The implementation of smart card technologies means that OV Fiets users can take advantage of a largely automated system. Unmanned bike lockers and bike storage rooms are accessed through smart card swipes where users are granted access to a key fob for the locker as well as a key that accompanies a heavy lock provided with every bike. They also get a bike, of course! From there, the user needs only scan in again at the end of their day and replace the items. The heavy bike lock is one main difference from other systems, where the goal is point to point commuting supported by a street-level system that aims to ensure easy access from just about anywhere. Since Dutch users will often be leaving the bike locked for long periods of time (work day or errands), a heavy lock is a key piece in assuring a low theft rate. In fact, the OV Fiets system only experiences 1% loss of bikes each year.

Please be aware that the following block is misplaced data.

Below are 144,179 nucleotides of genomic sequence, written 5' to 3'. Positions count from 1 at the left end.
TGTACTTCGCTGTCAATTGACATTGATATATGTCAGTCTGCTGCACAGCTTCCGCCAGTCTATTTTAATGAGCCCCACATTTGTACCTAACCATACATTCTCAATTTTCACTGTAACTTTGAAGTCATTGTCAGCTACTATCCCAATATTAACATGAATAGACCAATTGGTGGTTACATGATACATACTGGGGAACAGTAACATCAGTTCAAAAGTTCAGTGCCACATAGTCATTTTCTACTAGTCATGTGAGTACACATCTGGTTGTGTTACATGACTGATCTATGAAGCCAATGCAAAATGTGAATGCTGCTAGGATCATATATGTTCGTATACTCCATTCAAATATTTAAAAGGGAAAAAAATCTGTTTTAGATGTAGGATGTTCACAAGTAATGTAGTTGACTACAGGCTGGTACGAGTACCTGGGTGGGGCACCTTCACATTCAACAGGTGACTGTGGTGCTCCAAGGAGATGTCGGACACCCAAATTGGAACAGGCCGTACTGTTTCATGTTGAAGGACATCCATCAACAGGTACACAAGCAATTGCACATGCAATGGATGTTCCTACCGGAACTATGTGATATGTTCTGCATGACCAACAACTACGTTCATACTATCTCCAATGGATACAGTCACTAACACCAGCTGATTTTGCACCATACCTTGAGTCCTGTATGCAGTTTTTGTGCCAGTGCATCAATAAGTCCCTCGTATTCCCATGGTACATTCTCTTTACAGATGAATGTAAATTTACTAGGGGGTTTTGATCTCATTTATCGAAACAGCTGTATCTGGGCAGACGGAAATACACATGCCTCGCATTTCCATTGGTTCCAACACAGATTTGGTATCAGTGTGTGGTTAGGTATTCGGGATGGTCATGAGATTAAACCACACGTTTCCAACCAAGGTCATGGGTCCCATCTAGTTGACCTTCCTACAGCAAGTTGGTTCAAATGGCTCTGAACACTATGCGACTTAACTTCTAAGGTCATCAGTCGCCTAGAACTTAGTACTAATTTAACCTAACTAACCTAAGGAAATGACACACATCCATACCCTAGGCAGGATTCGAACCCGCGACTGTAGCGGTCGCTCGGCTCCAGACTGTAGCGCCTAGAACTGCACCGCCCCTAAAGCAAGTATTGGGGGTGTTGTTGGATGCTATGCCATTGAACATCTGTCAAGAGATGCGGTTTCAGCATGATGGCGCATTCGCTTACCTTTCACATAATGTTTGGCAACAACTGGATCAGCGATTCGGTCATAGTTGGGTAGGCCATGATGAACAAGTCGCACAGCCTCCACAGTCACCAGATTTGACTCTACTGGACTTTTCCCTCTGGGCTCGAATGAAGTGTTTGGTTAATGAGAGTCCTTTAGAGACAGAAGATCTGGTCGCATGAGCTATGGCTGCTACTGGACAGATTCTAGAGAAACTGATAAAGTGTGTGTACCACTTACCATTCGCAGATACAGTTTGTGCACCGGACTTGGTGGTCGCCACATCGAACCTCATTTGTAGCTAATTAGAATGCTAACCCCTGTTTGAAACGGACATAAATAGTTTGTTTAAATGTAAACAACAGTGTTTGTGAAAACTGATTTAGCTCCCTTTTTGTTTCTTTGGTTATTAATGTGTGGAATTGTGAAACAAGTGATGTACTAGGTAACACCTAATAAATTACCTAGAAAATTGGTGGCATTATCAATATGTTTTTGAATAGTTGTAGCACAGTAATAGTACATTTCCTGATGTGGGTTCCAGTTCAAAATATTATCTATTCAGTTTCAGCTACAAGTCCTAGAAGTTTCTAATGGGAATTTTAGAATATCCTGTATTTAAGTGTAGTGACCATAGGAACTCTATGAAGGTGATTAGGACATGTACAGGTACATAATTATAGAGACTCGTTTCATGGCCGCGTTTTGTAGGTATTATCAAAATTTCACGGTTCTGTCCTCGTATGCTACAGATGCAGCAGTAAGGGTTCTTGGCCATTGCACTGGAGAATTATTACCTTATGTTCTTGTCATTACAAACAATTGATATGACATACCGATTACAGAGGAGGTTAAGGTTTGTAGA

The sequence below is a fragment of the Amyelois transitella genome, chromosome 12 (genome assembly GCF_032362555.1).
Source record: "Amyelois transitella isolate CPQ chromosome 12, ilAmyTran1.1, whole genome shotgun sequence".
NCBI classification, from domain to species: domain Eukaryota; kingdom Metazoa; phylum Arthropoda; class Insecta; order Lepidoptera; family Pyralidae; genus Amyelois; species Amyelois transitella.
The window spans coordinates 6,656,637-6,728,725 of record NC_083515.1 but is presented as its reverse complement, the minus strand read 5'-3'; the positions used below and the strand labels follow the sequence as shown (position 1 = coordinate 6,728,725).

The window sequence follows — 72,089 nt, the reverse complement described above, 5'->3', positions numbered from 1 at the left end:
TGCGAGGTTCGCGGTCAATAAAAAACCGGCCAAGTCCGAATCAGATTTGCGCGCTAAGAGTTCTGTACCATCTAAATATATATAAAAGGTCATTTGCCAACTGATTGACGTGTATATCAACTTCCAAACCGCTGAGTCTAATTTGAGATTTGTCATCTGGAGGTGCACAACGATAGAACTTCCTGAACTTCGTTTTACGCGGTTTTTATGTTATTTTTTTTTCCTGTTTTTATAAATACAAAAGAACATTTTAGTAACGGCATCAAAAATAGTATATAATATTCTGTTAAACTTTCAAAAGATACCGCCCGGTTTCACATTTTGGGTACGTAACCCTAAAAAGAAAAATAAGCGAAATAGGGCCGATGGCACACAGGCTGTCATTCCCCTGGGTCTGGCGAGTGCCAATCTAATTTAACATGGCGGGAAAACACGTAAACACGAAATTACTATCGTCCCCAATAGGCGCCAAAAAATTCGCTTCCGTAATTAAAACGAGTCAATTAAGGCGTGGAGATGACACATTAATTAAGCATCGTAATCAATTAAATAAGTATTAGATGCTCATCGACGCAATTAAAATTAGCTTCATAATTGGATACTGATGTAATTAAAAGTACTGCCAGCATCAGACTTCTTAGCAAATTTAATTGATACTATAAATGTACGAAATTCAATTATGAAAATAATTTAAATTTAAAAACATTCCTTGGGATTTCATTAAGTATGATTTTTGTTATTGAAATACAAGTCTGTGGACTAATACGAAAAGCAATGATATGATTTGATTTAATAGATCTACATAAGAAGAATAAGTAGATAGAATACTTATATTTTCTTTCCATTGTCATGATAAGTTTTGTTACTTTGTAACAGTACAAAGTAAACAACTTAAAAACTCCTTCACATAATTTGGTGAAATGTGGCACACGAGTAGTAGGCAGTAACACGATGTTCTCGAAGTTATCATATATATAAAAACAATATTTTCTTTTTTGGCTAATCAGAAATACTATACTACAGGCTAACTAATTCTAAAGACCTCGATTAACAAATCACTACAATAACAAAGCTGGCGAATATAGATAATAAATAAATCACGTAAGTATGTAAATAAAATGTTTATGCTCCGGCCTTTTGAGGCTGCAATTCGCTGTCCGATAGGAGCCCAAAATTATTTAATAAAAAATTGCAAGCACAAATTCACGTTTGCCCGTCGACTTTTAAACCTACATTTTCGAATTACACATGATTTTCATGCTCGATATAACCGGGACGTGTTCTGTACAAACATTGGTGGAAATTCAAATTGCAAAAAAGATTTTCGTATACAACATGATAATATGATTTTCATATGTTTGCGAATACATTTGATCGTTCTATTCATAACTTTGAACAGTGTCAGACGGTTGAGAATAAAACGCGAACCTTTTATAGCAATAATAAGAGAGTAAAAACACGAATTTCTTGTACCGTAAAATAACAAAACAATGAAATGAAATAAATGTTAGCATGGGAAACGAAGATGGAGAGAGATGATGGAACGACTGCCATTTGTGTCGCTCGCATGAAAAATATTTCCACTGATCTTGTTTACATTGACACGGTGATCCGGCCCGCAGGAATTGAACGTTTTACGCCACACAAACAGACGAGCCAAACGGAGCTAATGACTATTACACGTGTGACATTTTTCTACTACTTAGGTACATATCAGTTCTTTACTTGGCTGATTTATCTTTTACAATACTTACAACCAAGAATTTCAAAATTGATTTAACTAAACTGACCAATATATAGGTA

So how are Toronto’s plans going to stack up? To start with, the target audience in Toronto is very different from that of OV Fiets and is much closer to Paris’ Velib or Montreal’s Bixi. The idea is to provide a dense web of bike share stations and downtown, all within 300m of the next station. This model runs off of an annual subscription, estimated to be about $80, and then grants free access to share bikes for rides less than 30 minutes. For rides longer than 30 minutes, a fee structure starts at $1.50 for the first additional 30 minutes and then increases from there. Bixi bikes ideally move only between stations, meaning that it is for point to point travel (with each point being a Bixi station). This is a very different mentality than that of having your own bike. Instead of locking up our front of say, the grocery store, doing your shopping and returning to the same bike the Bixi system encourages users to grab a bike, go near the grocery store, lock up at a Bixi station, do one’s shopping, and then return to any Bixi station, grab another bike, and return to a Bixi station near home. On the up side, each bike will be boasting its own 2-4 ready basket. On the downside, this model means the bikes will not come with locks and it will be interesting to see how well the station-to-station model actually works as this seems a high risk for theft.